The Pentagon sought US university experts to fix its F-35 software

The Pentagon has required the software expertise of three major U.S. universities so as to help with the software on the U.S. weapon system, Lockheed Martin Corp.’s F-35.

Every fighter jet of the F-35 possesses more than 8 million lines of code, however, major software flaws have appeared, costing up to $398 billion to the program.

Software experts from the Johns Hopkins University, the Carnegie Mellon University Software Engineering Institute, and the Georgia Tech Research Institute are currently working on an independent technical assessment. Once the assessment is done, the Defense Department will plan new dates for the program milestones for the end of this month.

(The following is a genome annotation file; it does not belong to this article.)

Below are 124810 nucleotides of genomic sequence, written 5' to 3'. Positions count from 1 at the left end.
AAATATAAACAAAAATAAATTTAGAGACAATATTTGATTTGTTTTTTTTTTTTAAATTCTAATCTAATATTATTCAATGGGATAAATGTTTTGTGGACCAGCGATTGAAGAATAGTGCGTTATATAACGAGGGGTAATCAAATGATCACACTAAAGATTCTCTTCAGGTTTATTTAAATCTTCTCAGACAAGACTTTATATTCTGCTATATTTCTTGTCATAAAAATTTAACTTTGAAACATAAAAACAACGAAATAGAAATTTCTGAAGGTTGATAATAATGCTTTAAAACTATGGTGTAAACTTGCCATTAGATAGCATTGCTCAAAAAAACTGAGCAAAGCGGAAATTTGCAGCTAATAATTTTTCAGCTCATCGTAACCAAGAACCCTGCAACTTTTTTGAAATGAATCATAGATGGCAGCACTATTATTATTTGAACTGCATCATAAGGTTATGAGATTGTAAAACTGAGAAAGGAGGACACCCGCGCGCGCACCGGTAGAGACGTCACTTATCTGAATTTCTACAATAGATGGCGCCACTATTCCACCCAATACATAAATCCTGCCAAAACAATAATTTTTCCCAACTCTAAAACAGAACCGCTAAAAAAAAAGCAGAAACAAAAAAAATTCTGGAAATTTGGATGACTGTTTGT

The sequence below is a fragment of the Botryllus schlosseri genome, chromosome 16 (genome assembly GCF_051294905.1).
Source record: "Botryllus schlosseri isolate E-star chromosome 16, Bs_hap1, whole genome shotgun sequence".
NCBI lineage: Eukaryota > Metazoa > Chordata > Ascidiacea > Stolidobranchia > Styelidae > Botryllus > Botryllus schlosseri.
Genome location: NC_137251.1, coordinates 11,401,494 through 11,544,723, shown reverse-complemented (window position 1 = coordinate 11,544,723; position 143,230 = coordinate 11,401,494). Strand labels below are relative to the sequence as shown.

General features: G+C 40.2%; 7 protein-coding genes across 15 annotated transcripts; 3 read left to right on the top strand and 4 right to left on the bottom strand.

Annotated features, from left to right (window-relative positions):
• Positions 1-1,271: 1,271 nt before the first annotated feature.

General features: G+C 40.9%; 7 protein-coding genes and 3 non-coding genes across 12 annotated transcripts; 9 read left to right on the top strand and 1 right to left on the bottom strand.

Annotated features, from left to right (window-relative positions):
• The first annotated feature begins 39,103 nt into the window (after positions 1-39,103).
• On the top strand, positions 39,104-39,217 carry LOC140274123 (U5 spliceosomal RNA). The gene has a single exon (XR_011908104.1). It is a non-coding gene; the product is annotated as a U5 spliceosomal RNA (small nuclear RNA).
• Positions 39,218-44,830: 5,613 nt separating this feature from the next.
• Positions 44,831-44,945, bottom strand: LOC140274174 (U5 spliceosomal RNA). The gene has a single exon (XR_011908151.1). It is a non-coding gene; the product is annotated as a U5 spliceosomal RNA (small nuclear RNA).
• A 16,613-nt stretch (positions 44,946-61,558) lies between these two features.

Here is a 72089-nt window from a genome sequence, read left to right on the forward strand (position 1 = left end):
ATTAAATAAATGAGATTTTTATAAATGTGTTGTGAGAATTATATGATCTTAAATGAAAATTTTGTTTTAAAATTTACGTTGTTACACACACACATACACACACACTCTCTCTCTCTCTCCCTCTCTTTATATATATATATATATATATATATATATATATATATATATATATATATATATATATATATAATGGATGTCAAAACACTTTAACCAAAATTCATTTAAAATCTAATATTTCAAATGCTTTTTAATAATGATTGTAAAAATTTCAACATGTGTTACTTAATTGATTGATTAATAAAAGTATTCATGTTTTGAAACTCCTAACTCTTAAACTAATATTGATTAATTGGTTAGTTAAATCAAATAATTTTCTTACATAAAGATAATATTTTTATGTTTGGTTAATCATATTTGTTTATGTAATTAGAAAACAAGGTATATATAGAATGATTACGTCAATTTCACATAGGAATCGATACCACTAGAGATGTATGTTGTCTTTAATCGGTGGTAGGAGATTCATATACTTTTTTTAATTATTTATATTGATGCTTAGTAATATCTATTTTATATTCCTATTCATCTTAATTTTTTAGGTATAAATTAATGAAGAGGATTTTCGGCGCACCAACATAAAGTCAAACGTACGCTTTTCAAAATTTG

Indeed, the program will then start combat testing in a sophisticated simulator in order to see how the F-35 would do against some of the most advanced Russian and Chinese aircraft and air defenses. However, this might take months.

The Pentagon reports that around $66.4 billion will have been spent on the F-35’s engine program.